• Return to activity slowly. Resist the urge to push yourself, even if you aren't feeling that bad. Once your quarantine is up and your symptoms have subsided, start with gentle activities like walking and slowly build up from there. "Exerting yourself increases your body's metabolic demand, and your body may not be able to cope with that. We don't know yet," Dr. Posina says.

Finally, hang in there: If you're feeling crummy but your symptoms aren't veering toward the realm of severe, you'll likely be back to yourself in a week or two, per Johns Hopkins Medicine.

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Recovering at the Hospital

There's less of a clear general framework for patients who require hospitalization, per both Dr. Posina and Dr. Cucuzzella. What you'll need in order to get better depends on factors like your oxygen levels and other complications you develop (like pneumonia) and any co-existing conditions you may already have.

Ultimately, treatment guidelines for COVID-19 are still evolving, and many individual hospitals are formulating their own plans, Dr. Posina says.

Since there's no cure, your care team's goal is to manage your symptoms while your immune system fights off the virus. You'll likely be given supplemental oxygen if your oxygen levels are low; patients who develop severe trouble breathing may need to be put on ventilators. Your breathing will be monitored regularly, and you'll be given IV fluids to prevent dehydration.


The total recovery time for a severe case of COVID-19 can take 6 weeks or more.

You might also receive drug treatments that are quickly becoming more standard, including:

  • Remdesivir: The antiviral drug is being administered regularly, since preliminary findings published in May 2020 in the New England Journal of Medicine showed it shortens recovery time from 15 to 11 days in patients requiring supplemental oxygen.
  • Dexamethasone: A commonly used corticosteroid, it's become the go-to drug for fighting severe lung failure, since it's been shown to reduce the risk of death. Dexamethasone is known for its ability to reduce inflammation and suppress overactive immune function, and the National Institutes of Health (NIH) recommends it for patients who require ventilators or supplemental oxygen.
  • Anticoagulants or blood thinners: In some severe cases, COVID-19 has been found to cause dangerous blood clots in the lungs, so you'll likely be given a blood thinner like warfarin as a preventive measure, per the NIH.

Your doctors will likely send you home once your fever breaks and your breathing has returned to normal, per July 2020 interim guidance from the CDC. These are two signs that suggest your body is on the mend. In some cases, you may also need to test negative for the virus. Ask your care team what symptoms to watch for that should prompt you to seek medical attention again.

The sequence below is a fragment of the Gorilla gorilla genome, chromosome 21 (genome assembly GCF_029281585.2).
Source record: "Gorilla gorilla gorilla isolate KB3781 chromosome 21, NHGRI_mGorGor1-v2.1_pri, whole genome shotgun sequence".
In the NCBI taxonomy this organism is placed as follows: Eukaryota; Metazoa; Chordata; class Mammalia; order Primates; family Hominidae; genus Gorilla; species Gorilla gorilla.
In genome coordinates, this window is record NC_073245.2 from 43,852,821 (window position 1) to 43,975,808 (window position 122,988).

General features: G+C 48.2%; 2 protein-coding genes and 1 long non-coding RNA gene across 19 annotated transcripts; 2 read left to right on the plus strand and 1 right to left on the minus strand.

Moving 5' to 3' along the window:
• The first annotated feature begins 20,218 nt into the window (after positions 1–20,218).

After that, the focus should be on slowly regaining your strength and getting back to functioning normally — which could take a few weeks, months or even longer, depending on the severity of your complications and how long you were hospitalized.

"Days of lying in bed affects the cardiovascular system and muscle functioning," Dr. Cucuzella explains. "If you're able to do activities of daily living, you don't need specialized therapy. But if you're very weak, you might need physical therapy or assistance to get back to being independent."


As for when you'll finally feel like yourself again? The timing varies widely, but the total recovery time for severe COVID-19 cases can take six weeks or longer, according to Johns Hopkins Medicine.

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When Can You Be Around People?

Along with other markers, a negative COVID-19 test result can signal that you can safely be around others without spreading the virus.
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Part of recovering from COVID-19 means isolating yourself as much as possible to avoid spreading the virus to others, per the CDC. If you've been hospitalized, ask your care team when it will be safe for you to be around people again. Otherwise, once your symptoms have fully subsided, it's generally OK to come out of quarantine.

You'll want to refer to the CDC's checklist to confirm that you're good to go. You can be around other people after meeting all three of these benchmarks:

  • No fever for at least 3 days.
  • Your respiratory symptoms (coughing and trouble breathing) have improved.
  • It's been at least 10 days since your symptoms first started.

In some cases your doctor might recommend getting re-tested. If so, it's safe to be around others when you have no fever, your respiratory symptoms are improving and you've gotten two negative test results at least 24 hours apart, per the CDC.